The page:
After several years of bad economic news, things finally seem to be looking up for Georgia and for Dalton.
“On balance, (the Georgia) economy will outgrow the national economy in 2014,” said Charles Knapp, interim dean of the University of Georgia’s Terry College of Business. “That will be a change from what we have seen in recent years.”
Knapp spoke Tuesday at the Dalton Golf & Country Club for the Greater Dalton Chamber of Commerce’s “Wake Up Whitfield” breakfast.
The college’s Selig Center for Economic Growth forecasts Georgia’s economy will grow 3 percent this year, up from 2.3 percent in 2013. By contrast, the center expects the United States economy will grow 2.3 percent this year.
The chance that the state could slip back into recession has slipped to 20 percent this year from 40 percent in 2013.
And things look even brighter for the Dalton metro area, which includes Whitfield and Murray counties. Selig Center Director Jeffrey Humphries said forecasts call for 3 percent job growth in the Dalton area, higher that any other metropolitan area in the state.
What’s driving the good news?
Knapp gave credit to the state’s economic development policies, saying the state’s job tax credit and other incentives have helped it land a number of new and expanding businesses, such as Dalton-based Engineered Floors, which announced last year expansion plans that company officials said could create more than 2,000 new jobs over the next five years.
Knapp said many of the new jobs created by those deals should start rolling out this year. He said the state is once again starting to attract migrants from outside its borders.
Knapp also said the resurgence of the housing industry is boosting the state’s economy, especially in the Greater Dalton area with its heavy reliance on the floorcovering industry.
But Knapp said Georgia faces challenges that put a cloud over its long-term growth potential. At the top of the list, he said, is education. He noted that Georgia ranks in the bottom half of states on a number of different educational measures, while the United States as a whole generally trails other industrialized nations on such scores.
“A failure to educate Georgia’s children hurts the state’s standard of living,” he said.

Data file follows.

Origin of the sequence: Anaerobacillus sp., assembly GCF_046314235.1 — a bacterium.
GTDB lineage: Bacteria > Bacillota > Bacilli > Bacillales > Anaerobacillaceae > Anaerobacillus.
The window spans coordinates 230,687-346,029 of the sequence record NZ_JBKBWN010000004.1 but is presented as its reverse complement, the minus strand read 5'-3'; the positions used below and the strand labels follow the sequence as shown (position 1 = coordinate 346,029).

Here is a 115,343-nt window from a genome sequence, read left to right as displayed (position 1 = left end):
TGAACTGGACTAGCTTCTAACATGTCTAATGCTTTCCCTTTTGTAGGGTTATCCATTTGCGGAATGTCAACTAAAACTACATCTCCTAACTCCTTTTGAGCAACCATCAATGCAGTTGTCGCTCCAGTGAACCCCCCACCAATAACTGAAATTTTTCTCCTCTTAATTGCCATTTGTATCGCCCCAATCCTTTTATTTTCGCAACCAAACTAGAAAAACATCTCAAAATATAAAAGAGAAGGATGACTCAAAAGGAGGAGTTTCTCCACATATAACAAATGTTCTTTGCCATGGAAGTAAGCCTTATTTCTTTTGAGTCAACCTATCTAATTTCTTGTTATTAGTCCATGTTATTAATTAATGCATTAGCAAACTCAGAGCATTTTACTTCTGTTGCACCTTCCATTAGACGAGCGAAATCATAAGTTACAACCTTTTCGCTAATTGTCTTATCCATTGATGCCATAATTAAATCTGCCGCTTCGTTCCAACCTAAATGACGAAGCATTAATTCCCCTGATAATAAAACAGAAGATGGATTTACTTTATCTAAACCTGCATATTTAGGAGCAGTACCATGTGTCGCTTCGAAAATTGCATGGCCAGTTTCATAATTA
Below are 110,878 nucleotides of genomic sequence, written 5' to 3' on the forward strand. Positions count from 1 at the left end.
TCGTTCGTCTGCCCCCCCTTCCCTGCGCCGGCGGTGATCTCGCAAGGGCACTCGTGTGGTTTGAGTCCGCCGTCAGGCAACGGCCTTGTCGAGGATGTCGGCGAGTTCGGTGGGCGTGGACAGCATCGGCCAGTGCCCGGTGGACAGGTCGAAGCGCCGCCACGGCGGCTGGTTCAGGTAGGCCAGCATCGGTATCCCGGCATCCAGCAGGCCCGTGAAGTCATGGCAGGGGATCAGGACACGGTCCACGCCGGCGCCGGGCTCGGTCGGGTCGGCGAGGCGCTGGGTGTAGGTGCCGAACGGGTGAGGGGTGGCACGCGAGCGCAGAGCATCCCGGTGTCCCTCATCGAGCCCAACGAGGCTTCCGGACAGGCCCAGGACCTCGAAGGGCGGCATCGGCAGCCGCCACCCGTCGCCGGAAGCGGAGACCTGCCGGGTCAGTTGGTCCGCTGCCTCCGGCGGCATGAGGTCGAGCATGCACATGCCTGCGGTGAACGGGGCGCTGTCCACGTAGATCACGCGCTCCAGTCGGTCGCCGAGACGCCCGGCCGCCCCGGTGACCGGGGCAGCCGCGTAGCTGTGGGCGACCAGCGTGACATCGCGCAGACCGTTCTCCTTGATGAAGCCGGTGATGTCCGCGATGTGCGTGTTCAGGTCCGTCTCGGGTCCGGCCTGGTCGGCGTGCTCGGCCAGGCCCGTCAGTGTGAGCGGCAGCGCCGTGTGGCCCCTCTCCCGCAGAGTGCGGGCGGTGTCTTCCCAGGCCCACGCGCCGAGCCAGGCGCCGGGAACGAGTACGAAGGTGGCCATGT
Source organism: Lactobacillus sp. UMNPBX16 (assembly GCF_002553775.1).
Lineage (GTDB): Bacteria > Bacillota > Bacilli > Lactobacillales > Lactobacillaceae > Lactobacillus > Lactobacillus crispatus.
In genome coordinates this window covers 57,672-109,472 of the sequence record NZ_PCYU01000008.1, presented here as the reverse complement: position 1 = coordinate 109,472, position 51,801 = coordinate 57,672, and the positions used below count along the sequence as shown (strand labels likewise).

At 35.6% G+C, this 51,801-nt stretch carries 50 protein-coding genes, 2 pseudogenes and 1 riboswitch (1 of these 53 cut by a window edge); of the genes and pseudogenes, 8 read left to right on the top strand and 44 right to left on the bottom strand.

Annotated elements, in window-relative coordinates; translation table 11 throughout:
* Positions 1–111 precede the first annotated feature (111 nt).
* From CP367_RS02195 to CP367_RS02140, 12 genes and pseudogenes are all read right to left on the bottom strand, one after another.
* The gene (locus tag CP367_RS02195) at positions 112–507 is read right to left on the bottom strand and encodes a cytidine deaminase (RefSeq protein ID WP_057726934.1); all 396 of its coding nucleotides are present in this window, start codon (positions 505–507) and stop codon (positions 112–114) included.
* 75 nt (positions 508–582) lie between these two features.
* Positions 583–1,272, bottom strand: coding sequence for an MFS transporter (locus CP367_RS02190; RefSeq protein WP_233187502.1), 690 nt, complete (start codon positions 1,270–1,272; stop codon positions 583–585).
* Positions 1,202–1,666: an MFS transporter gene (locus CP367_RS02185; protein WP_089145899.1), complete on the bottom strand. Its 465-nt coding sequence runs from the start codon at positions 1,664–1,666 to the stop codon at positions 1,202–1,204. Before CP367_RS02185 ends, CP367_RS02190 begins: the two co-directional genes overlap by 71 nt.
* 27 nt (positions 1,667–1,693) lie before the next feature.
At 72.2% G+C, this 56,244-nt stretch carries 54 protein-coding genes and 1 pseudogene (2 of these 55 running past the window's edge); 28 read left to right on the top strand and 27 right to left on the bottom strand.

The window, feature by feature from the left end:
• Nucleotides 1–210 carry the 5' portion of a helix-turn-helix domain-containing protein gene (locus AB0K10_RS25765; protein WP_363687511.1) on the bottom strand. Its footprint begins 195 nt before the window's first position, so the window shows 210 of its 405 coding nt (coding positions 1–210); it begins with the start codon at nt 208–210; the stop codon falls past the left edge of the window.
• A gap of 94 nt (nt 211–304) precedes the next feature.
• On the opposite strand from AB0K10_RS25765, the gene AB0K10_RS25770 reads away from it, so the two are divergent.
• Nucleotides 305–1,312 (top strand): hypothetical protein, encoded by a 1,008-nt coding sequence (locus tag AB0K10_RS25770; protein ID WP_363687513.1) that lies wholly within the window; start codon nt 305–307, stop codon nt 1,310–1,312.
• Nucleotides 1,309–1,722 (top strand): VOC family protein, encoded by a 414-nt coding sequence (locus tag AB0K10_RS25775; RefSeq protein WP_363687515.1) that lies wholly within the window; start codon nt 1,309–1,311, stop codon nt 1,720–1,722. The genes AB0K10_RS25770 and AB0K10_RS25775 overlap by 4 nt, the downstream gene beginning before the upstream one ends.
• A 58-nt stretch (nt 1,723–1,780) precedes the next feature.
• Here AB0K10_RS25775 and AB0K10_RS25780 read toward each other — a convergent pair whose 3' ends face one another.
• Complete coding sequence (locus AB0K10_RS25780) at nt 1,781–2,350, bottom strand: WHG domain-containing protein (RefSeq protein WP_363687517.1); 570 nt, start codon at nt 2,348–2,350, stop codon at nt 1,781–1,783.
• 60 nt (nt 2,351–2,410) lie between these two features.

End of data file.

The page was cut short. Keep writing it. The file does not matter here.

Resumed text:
In particular, he said, the state must be able to produce well-educated, skilled blue-collar workers for the high-tech workplaces of the future.
Chamber President Brian Anderson said he welcomes the news the state and local economies are set to outgrow the national economy this year. But he said that even though the floorcovering industry is coming back, local officials still want to bring in other types of business and diversify the local economy.
“If you look at our pipeline, in 2009 or 2010 we might have had 15 or 20 projects we were working and they were probably 80 percent flooring related and 20 percent non-flooring related,” Anderson said. “Now, it’s about a third flooring related and two-thirds non-flooring. And the number of projects we are working on has grown to about 60. Our actual short-listed projects now are all non-flooring.”
Whitfield County Board of Commissioners Chairman Mike Babb said he, too, believes the county’s efforts to attract more business will also eventually help diversify the local economy.
Are local governments doing enough to address Knapp’s concerns about education?
“Well, we are doing something. We are working on early literacy. We’ve got interesting things going on with the Career Academy and Georgia Northwestern Technical College and Dalton State (College),” Babb said. “I hope that we are doing enough. I believe we are at least on the right path, but I guess we won’t know for sure for a few years until we start getting feedback from employers on whether the people we are graduating have the skills they are looking for.”